CAPE CANAVERAL, Florida (Reuters) - President Barack Obama sought to blunt criticism of his new space policy on Thursday by telling NASA workers his plans would save some jobs and steer a course toward a manned mission to Mars.
Obama laid out his case on a visit to Kennedy Space Center, where a sense of a looming crisis has taken hold because thousands of jobs are drying up when the space shuttle is retired at the end of the year. Many also fear the U.S. space program will no longer be a world leader.
Obama told a crowd of about 200 people at Kennedy Space Center, a key source of jobs in the election battleground state of Florida, he understood their worries and addressed some of the critics, who included Neil Armstrong, first man on the moon.
“The bottom line is, nobody is more committed to manned space flight, to human exploration of space, than I am. But we’ve got to do it in a smart way,” Obama said to applause.
Pledging a “transformative agenda” for NASA, Obama sketched an ambitious vision of developing by 2025 spacecraft capable of journeys into deep space and by the mid-2030s sending astronauts to an asteroid, into orbit around Mars and later to land there. “And I expect to be around to see it,” he said.
But Obama did not provide a detailed road map of how these breakthroughs would be achieved.
Obama said a $6 billion increase in NASA’s budget will help ramp up exploration of the solar system, increase Earth-based observation to improve an understanding of climate change, and bolster support for private space companies which he said have formed a bedrock of America’s space programs.
To those who would return America to the moon as had been planned, Obama said: “I just have to say pretty bluntly -- we’ve been there before...There’s a lot more space to explore and a lot more to learn when we do.”
Obama has faced sharp criticism for proposing to abandon the Constellation moon program after $9 billion has been spent and allocate $6 billion to support private companies in developing space rockets to carry astronauts to the International Space Station.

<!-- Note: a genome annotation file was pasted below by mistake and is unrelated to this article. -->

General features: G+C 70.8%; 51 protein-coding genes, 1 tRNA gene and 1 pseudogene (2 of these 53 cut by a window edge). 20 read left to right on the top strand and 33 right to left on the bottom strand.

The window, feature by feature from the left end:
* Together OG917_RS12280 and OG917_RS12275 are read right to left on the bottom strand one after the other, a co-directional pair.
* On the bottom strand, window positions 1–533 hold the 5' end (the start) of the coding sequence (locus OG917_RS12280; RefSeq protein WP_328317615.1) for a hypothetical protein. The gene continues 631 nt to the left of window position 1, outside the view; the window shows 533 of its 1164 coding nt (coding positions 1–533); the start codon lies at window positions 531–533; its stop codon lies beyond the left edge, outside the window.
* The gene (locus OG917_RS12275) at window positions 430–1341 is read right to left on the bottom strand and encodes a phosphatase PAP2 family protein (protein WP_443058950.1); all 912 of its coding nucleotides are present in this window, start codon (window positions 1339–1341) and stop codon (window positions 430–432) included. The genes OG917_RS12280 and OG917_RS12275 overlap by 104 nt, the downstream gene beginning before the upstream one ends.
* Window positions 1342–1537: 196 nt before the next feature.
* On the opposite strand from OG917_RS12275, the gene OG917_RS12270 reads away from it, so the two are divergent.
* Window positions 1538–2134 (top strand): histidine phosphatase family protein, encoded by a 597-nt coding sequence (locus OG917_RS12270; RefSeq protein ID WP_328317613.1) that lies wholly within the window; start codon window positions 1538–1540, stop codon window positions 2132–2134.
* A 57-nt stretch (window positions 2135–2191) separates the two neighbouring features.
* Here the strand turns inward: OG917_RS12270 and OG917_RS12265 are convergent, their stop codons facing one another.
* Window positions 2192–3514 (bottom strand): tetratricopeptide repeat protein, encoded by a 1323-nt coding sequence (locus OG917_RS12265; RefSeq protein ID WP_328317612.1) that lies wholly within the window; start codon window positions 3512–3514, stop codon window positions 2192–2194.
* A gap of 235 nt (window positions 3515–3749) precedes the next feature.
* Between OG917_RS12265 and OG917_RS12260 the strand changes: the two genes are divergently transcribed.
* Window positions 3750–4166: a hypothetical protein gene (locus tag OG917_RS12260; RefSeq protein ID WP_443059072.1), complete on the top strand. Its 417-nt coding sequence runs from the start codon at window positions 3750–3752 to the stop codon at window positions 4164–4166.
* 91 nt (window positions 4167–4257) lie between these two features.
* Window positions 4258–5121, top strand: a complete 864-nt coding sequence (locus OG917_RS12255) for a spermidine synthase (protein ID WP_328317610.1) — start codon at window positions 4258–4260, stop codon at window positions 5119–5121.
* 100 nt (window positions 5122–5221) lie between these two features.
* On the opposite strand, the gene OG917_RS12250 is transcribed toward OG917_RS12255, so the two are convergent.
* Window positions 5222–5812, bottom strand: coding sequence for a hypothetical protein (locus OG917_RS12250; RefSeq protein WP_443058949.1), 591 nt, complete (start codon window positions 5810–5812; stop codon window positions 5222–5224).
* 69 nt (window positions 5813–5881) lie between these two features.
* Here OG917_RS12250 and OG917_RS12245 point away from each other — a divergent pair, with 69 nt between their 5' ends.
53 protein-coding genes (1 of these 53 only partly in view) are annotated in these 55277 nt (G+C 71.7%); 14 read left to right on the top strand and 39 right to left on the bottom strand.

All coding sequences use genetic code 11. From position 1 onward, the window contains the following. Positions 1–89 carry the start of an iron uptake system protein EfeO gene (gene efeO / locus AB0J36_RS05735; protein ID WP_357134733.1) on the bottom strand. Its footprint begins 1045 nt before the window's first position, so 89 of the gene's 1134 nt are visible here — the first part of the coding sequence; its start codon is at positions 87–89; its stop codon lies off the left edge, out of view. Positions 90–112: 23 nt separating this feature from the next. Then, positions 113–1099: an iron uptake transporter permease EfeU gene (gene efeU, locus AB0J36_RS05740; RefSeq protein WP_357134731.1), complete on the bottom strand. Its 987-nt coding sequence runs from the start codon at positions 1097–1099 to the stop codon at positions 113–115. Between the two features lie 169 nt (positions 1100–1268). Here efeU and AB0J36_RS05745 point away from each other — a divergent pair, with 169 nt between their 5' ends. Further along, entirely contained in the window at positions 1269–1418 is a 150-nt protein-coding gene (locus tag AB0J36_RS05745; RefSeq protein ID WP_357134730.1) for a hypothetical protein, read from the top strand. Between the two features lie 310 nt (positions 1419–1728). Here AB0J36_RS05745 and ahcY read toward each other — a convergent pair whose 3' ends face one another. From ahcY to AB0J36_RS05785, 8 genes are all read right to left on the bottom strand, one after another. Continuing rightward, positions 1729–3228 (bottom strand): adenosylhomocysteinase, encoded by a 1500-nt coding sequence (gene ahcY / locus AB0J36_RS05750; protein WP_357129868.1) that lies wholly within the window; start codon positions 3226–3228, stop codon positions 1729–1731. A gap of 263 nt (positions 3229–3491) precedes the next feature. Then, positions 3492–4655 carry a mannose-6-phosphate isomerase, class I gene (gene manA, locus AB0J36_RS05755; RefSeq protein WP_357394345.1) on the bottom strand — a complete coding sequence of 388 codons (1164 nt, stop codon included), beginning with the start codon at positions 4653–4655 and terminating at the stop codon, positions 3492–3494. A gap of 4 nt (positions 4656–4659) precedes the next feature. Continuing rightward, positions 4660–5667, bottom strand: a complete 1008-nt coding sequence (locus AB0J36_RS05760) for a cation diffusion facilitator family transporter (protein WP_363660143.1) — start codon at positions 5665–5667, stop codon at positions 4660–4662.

Getting a glimpse of what he hopes will be the future of the space program, Obama took a walk to look at a Falcon 9 rocket set to lift off in a test next month. It is a product of SpaceX, a private company.
In his speech, the president said he wants to accelerate development of a large, heavy-lift rocket to carry astronauts beyond low-earth orbit. He called for making a decision on the new rocket design in 2015.
Obama stuck to his decision to cancel the Constellation program, designed by the previous Bush administration to return Americans to the moon and which was behind schedule.
He reaffirmed he would salvage from Constellation a crew capsule called Orion, which was to carry astronauts to the moon but will serve instead as an emergency escape vehicle at the International Space Station.
That would free American astronauts from having to rely on Russia’s Soyuz capsule to return to Earth in an emergency.
The Obama administration estimates the new plan would create an estimated 2,500 jobs in the Cape Canaveral area.
To ease the transition for workers dislocated, Obama proposed a $40 million fund to help transform the regional economy around NASA’s Florida facilities and prepare its workforce for new opportunities.
The skeptical and disheartened community expects to lose 9,000 Kennedy Space Center jobs when the shuttle program ends and Constellation is shut down.
Another 14,000 job losses could take place in related industries, including restaurants, hotels and retail shops.
“It’s not just the local community that will be affected. It’ll be the whole nation. We won’t be No. 1 in space anymore,” said Karan Conklin, who oversees the U.S. Space Walk of Fame Museum in Titusville, Fla.
Space companies welcomed the plan and said it would create thousands of new jobs almost immediately.
“The commercial space industry is eager to do our part to hire the experienced workers in Florida and elsewhere who are being transitioned from the retiring space shuttle,” said Mark Sirangelo, chairman of Sierra Nevada Corporation Space Systems and chairman of the Commercial Spaceflight Federation.
Obama’s proposed changes prompted Apollo 11 astronaut Armstrong to emerge briefly from his habitual reclusion to complain that the U.S. space program, long the world leader, was at risk of being reduced to a “second or even third rate stature.”
But his Apollo 11 crewmate, Edwin “Buzz” Aldrin, who flew with Obama to Cape Canaveral, has backed the president’s plan.
Additional reporting by Matt Spetalnick, Patricia Zengerle and Jeff Mason in Washington, editing by Cynthia Osterman
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